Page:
Böttger stoneware is a significant and historical ceramic type that originated from the Meissen manufactory in Germany. In the early 18th century, the alchemist Johann Friedrich Böttger discovered the formula for producing true hard-paste porcelain, which was highly sought after at the time. However, before perfecting porcelain, Böttger and the Meissen artisans experimented with stoneware production.
Böttger stoneware, also known as "Böttgersteinzeug" in German, was created from a red stoneware clay body and was distinct from the delicate and translucent porcelain that Meissen later became renowned for. The stoneware featured a smooth and polished surface, often adorned with intricate engravings, relief work, or applied decorative elements.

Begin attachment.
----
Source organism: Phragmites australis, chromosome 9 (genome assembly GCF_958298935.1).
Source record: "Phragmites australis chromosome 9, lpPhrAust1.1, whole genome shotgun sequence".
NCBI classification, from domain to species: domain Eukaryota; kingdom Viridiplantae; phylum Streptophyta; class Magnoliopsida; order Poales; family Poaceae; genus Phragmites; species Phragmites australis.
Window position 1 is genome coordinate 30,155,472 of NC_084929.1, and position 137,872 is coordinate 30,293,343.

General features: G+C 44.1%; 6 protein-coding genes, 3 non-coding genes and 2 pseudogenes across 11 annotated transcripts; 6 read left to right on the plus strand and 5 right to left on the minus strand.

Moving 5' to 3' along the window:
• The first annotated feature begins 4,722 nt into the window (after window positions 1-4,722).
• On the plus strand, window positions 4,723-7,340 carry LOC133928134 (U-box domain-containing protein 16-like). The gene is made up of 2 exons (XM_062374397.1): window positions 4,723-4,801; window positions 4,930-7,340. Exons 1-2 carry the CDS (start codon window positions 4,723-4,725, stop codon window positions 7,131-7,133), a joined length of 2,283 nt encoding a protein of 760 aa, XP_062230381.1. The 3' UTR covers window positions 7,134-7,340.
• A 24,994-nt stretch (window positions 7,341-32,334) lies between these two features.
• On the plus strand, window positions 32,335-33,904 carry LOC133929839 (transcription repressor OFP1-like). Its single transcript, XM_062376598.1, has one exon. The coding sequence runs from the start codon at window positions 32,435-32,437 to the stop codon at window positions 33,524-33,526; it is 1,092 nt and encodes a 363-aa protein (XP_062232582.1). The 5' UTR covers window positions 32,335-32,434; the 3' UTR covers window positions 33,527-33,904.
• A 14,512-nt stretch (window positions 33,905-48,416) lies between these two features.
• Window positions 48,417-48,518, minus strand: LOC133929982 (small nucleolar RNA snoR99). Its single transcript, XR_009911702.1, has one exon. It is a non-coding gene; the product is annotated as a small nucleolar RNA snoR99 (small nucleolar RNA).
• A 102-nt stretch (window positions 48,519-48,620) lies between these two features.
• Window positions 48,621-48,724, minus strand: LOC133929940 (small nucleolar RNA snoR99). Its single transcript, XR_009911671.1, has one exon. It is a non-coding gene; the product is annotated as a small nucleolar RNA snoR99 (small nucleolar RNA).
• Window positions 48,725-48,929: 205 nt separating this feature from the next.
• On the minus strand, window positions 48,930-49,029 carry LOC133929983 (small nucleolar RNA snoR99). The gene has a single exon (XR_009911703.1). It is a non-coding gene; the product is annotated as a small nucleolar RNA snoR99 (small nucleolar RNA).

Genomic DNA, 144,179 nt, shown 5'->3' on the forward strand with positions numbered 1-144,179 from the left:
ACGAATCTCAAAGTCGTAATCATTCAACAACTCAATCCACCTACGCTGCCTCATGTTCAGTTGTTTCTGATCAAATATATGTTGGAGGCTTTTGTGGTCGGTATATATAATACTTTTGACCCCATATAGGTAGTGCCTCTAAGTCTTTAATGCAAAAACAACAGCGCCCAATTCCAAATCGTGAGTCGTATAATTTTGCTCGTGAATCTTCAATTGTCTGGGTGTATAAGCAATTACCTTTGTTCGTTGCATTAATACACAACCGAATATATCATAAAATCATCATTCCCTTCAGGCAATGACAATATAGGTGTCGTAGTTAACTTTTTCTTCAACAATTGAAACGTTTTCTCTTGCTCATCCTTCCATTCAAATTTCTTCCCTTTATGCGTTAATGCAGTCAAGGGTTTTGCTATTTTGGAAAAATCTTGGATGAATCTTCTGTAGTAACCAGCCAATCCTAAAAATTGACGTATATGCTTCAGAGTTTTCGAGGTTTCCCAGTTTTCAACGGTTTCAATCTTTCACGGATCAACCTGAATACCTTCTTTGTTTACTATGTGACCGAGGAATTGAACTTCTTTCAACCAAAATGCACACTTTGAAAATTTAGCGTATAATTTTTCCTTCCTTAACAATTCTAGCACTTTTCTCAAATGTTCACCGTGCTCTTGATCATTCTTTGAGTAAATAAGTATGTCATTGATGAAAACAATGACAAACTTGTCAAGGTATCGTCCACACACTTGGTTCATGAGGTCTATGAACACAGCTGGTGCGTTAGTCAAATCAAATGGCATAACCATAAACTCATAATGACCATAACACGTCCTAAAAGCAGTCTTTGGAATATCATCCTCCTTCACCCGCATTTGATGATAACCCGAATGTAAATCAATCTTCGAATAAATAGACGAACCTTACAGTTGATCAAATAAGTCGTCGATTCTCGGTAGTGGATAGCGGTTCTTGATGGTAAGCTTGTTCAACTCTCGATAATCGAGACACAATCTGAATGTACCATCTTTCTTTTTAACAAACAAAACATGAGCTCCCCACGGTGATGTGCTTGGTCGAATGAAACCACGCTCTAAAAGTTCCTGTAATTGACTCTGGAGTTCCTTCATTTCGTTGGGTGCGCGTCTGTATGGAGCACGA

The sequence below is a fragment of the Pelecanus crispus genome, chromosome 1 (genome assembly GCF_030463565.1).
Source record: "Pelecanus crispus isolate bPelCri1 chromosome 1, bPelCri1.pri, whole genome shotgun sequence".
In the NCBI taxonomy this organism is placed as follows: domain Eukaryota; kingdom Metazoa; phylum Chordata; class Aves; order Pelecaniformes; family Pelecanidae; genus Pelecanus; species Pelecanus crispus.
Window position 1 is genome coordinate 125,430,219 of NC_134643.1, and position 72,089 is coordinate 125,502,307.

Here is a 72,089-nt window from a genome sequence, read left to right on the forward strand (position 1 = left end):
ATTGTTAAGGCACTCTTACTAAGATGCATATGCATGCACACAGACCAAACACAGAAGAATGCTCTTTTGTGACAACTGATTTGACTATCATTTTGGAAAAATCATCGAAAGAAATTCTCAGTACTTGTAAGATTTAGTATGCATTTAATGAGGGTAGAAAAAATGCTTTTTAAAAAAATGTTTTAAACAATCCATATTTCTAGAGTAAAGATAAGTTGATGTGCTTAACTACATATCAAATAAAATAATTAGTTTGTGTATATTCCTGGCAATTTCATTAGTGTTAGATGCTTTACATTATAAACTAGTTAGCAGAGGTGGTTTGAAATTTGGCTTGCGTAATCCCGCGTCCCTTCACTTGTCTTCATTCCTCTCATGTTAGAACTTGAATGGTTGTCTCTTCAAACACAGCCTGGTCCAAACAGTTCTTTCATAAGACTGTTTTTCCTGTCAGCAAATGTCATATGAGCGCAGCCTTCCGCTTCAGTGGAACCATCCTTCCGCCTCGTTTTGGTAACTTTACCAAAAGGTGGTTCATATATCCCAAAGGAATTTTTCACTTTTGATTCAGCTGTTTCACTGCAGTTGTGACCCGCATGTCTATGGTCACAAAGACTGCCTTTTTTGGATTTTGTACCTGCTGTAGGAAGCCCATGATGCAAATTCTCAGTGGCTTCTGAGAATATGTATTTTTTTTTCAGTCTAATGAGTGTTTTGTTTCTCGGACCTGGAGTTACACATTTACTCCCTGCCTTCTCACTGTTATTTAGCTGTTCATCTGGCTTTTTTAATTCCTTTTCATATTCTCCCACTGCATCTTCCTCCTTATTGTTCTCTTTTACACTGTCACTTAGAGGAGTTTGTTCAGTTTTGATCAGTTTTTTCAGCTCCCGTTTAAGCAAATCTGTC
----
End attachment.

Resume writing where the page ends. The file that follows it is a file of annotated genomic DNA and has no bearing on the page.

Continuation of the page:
Meissen's Böttger stoneware was heavily influenced by the Baroque and Rococo artistic styles, and its production was relatively short-lived. It was mainly manufactured between the early 1710s and the mid-1720s, as the focus soon shifted towards porcelain production.
Today, surviving examples of Böttger stoneware are highly prized collectibles and are often found in museums and private collections worldwide. Their rarity and historical significance make them sought after by ceramics enthusiasts and art aficionados alike.
In conclusion, Böttger stoneware represents an important phase in the artistic and technical development of Meissen ceramics. Its creation laid the foundation for the renowned Meissen porcelain that would later become synonymous with exquisite craftsmanship and luxury.